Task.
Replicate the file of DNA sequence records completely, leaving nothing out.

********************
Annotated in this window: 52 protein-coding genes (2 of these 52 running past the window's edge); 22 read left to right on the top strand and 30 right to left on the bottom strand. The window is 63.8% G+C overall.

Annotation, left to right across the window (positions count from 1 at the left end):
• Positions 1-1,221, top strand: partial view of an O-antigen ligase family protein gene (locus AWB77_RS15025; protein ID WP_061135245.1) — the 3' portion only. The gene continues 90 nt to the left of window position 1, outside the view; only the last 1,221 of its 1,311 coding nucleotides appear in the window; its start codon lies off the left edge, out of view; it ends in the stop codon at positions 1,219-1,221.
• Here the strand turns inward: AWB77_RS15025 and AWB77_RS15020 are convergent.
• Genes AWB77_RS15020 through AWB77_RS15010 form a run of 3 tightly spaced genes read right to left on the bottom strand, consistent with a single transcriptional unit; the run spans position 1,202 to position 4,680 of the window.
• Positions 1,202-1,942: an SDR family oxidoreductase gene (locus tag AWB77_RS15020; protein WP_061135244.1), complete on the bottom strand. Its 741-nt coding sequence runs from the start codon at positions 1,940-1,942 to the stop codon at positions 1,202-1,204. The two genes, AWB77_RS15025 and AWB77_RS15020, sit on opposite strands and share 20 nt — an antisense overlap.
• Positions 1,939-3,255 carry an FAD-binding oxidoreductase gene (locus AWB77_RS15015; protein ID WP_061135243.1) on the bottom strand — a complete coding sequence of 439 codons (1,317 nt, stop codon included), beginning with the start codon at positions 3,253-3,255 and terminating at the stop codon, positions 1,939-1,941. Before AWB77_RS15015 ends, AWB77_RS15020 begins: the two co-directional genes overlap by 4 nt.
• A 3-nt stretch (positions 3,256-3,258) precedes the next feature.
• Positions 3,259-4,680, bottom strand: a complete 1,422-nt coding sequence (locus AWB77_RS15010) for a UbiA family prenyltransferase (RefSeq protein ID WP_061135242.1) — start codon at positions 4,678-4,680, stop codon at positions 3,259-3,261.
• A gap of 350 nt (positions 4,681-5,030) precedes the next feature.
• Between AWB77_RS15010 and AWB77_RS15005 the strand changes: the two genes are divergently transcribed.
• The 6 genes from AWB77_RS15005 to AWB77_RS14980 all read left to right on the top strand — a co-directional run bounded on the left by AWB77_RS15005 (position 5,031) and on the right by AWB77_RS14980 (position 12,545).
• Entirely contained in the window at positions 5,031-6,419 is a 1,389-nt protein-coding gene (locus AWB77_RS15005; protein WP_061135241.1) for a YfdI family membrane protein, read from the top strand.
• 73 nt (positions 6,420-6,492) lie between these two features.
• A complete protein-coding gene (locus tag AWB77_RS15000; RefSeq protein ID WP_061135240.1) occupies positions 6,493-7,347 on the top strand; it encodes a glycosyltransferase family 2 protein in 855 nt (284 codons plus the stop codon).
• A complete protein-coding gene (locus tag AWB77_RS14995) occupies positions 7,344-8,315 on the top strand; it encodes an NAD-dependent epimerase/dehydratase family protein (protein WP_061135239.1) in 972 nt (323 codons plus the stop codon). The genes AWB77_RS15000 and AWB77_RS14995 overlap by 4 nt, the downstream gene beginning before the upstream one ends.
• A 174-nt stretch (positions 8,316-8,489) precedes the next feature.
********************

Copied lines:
Annotated in this window: 52 protein-coding genes (2 of these 52 running past the window's edge); 22 read left to right on the top strand and 30 right to left on the bottom strand. The window is 63.8% G+C overall.

Annotation, left to right across the window (positions count from 1 at the left end):
• Positions 1-1,221, top strand: partial view of an O-antigen ligase family protein gene (locus AWB77_RS15025; protein ID WP_061135245.1) — the 3' portion only. The gene continues 90 nt to the left of window position 1, outside the view; only the last 1,221 of its 1,311 coding nucleotides appear in the window; its start codon lies off the left edge, out of view; it ends in the stop codon at positions 1,219-1,221.
• Here the strand turns inward: AWB77_RS15025 and AWB77_RS15020 are convergent.
• Genes AWB77_RS15020 through AWB77_RS15010 form a run of 3 tightly spaced genes read right to left on the bottom strand, consistent with a single transcriptional unit; the run spans position 1,202 to position 4,680 of the window.
• Positions 1,202-1,942: an SDR family oxidoreductase gene (locus tag AWB77_RS15020; protein WP_061135244.1), complete on the bottom strand. Its 741-nt coding sequence runs from the start codon at positions 1,940-1,942 to the stop codon at positions 1,202-1,204. The two genes, AWB77_RS15025 and AWB77_RS15020, sit on opposite strands and share 20 nt — an antisense overlap.
• Positions 1,939-3,255 carry an FAD-binding oxidoreductase gene (locus AWB77_RS15015; protein ID WP_061135243.1) on the bottom strand — a complete coding sequence of 439 codons (1,317 nt, stop codon included), beginning with the start codon at positions 3,253-3,255 and terminating at the stop codon, positions 1,939-1,941. Before AWB77_RS15015 ends, AWB77_RS15020 begins: the two co-directional genes overlap by 4 nt.
• A 3-nt stretch (positions 3,256-3,258) precedes the next feature.
• Positions 3,259-4,680, bottom strand: a complete 1,422-nt coding sequence (locus AWB77_RS15010) for a UbiA family prenyltransferase (RefSeq protein ID WP_061135242.1) — start codon at positions 4,678-4,680, stop codon at positions 3,259-3,261.
• A gap of 350 nt (positions 4,681-5,030) precedes the next feature.
• Between AWB77_RS15010 and AWB77_RS15005 the strand changes: the two genes are divergently transcribed.
• The 6 genes from AWB77_RS15005 to AWB77_RS14980 all read left to right on the top strand — a co-directional run bounded on the left by AWB77_RS15005 (position 5,031) and on the right by AWB77_RS14980 (position 12,545).
• Entirely contained in the window at positions 5,031-6,419 is a 1,389-nt protein-coding gene (locus AWB77_RS15005; protein WP_061135241.1) for a YfdI family membrane protein, read from the top strand.
• 73 nt (positions 6,420-6,492) lie between these two features.
• A complete protein-coding gene (locus tag AWB77_RS15000; RefSeq protein ID WP_061135240.1) occupies positions 6,493-7,347 on the top strand; it encodes a glycosyltransferase family 2 protein in 855 nt (284 codons plus the stop codon).
• A complete protein-coding gene (locus tag AWB77_RS14995) occupies positions 7,344-8,315 on the top strand; it encodes an NAD-dependent epimerase/dehydratase family protein (protein WP_061135239.1) in 972 nt (323 codons plus the stop codon). The genes AWB77_RS15000 and AWB77_RS14995 overlap by 4 nt, the downstream gene beginning before the upstream one ends.
• A 174-nt stretch (positions 8,316-8,489) precedes the next feature.